18. 26. A typical outer rod room, or rack room, showing ...

    Library of Congress Historic Buildings Survey, Historic Engineering Record, Historic Landscapes Survey

    26. A typical outer rod room, or rack room, showing the racks for the nine horizontal control rods (HCRs) that would be inserted or withdrawn from the pile to control the rate of reaction. In this case, it is the 105-F Reactor in February 1945. The view is looking away from the pile, which is out of the picture on the left. Several of the cooling water hose reels for the rods can be seen at the end of the racks near the wall. D-8323 - B Reactor, Richland, Benton County, WA

  19. Chronic vagal stimulation for the treatment of low ejection fraction heart failure: results of the NEural Cardiac TherApy foR Heart Failure (NECTAR-HF) randomized controlled trial.

    PubMed

    Zannad, Faiez; De Ferrari, Gaetano M; Tuinenburg, Anton E; Wright, David; Brugada, Josep; Butter, Christian; Klein, Helmut; Stolen, Craig; Meyer, Scott; Stein, Kenneth M; Ramuzat, Agnes; Schubert, Bernd; Daum, Doug; Neuzil, Petr; Botman, Cornelis; Castel, Maria Angeles; D'Onofrio, Antonio; Solomon, Scott D; Wold, Nicholas; Ruble, Stephen B

    2015-02-14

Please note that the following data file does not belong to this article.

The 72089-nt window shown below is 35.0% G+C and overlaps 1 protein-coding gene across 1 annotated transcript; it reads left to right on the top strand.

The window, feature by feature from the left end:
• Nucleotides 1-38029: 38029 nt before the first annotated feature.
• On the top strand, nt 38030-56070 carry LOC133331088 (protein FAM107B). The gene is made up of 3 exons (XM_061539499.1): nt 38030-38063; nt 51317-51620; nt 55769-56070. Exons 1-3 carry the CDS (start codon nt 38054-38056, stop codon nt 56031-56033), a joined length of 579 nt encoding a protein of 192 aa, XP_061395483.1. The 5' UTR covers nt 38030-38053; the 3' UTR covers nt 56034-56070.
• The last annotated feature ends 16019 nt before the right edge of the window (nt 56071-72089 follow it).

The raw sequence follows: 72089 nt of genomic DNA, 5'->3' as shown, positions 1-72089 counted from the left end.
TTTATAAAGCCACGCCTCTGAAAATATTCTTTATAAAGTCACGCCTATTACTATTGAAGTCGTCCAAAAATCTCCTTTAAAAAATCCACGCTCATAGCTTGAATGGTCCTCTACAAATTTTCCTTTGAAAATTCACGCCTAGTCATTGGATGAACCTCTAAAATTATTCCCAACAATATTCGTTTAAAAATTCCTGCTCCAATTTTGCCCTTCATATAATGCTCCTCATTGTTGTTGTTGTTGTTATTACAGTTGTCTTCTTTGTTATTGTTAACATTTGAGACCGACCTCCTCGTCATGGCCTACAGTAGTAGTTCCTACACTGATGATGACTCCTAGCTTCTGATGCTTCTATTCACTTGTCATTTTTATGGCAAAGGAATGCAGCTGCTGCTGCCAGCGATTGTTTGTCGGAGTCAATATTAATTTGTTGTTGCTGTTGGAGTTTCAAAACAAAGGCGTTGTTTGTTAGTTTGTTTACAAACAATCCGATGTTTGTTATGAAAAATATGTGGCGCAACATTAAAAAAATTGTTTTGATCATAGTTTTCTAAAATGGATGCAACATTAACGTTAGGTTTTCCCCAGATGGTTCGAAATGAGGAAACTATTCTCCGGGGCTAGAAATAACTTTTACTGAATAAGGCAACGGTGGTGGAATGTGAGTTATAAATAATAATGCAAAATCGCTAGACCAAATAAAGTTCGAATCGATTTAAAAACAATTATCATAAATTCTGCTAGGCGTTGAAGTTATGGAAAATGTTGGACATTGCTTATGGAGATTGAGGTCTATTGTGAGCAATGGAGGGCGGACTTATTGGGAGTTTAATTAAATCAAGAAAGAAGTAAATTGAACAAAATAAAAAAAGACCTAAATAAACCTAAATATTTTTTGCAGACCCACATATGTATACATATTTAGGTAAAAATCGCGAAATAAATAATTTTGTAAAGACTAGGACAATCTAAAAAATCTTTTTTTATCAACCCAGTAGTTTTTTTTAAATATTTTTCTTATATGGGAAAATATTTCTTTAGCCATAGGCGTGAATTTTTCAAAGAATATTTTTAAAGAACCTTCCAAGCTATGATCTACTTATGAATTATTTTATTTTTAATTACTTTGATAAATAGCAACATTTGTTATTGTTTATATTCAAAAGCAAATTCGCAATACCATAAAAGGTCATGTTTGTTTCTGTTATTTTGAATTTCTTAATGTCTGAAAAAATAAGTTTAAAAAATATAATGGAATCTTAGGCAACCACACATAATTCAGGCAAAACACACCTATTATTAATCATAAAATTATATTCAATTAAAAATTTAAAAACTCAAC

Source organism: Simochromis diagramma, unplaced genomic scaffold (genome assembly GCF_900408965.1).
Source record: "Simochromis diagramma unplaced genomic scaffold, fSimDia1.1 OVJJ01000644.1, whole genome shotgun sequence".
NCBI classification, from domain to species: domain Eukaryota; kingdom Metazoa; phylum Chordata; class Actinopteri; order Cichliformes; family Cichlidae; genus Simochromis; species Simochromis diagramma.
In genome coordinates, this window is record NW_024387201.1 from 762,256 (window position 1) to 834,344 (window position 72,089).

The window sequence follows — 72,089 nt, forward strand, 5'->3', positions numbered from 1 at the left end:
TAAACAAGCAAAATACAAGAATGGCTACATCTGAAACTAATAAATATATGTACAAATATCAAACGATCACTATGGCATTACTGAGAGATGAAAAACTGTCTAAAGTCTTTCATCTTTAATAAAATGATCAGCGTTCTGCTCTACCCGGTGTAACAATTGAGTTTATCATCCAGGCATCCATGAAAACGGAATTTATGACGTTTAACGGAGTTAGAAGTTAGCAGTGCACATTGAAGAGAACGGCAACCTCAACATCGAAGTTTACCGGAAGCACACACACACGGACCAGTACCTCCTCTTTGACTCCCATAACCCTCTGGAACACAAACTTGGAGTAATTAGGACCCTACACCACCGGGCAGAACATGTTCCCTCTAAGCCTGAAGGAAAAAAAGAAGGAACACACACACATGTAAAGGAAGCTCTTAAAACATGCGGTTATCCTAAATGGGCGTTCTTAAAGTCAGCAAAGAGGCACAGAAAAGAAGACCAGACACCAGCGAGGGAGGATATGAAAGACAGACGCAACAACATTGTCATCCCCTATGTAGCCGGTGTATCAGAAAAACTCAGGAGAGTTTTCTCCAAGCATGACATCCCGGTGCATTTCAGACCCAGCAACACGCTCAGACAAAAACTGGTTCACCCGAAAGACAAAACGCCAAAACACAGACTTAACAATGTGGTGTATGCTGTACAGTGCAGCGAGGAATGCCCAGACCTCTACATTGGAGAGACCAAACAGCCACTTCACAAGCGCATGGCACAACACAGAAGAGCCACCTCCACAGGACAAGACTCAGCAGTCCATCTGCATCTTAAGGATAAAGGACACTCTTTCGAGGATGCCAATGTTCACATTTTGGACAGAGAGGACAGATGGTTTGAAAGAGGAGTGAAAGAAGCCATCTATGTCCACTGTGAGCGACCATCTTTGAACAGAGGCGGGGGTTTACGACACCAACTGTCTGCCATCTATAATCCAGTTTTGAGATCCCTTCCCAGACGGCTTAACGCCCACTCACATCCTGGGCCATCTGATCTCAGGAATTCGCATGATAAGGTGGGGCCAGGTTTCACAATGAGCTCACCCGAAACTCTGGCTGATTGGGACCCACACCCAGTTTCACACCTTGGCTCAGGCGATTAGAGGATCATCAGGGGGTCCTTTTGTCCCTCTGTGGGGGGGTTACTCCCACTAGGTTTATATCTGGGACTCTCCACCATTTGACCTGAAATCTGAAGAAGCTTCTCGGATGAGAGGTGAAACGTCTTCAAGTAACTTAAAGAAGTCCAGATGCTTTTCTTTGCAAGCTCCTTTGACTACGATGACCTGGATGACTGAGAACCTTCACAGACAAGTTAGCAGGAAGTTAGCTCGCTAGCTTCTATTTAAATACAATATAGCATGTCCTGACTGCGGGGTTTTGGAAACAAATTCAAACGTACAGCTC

The neural cardiac therapy for heart failure (NECTAR-HF) was a randomized sham-controlled trial designed to evaluate whether a single dose of vagal nerve stimulation (VNS) would attenuate cardiac remodelling, improve cardiac function and increase exercise capacity in symptomatic heart failure patients with severe left ventricular (LV) systolic dysfunction despite guideline recommended medical therapy. Patients were randomized in a 2 : 1 ratio to receive therapy (VNS ON) or control (VNS OFF) for a 6-month period. The primary endpoint was the change in LV end systolic diameter (LVESD) at 6 months for control vs. therapy, with secondary endpoints of other echocardiography measurements, exercise capacity, quality-of-life assessments, 24-h Holter, and circulating biomarkers. Of the 96 implanted patients, 87 had paired datasets for the primary endpoint. Change in LVESD from baseline to 6 months was -0.04 ± 0.25 cm in the therapy group compared with -0.08 ± 0.32 cm in the control group (P = 0.60). Additional echocardiographic parameters of LV end diastolic dimension, LV end systolic volume, left ventricular end diastolic volume, LV ejection fraction, peak V02, and N-terminal pro-hormone brain natriuretic peptide failed to show superiority compared to the control group. However, there were statistically significant improvements in quality of life for the Minnesota Living with Heart Failure Questionnaire (P = 0.049), New York Heart Association class (P = 0.032), and the SF-36 Physical Component (P = 0.016) in the therapy group. Vagal nerve stimulation as delivered in the NECTAR-HF trial failed to demonstrate a significant effect on primary and secondary endpoint measures of cardiac remodelling and functional capacity in symptomatic heart failure patients, but quality-of-life measures showed significant improvement. © The Author 2014. Published by Oxford University Press on behalf of the European Society of Cardiology.

  20. Factors affecting ejection risk in rollover crashes.

    PubMed

    Funk, James R; Cormier, Joseph M; Bain, Charles E; Wirth, Jeffrey L; Bonugli, Enrique B; Watson, Richard A

    2012-01-01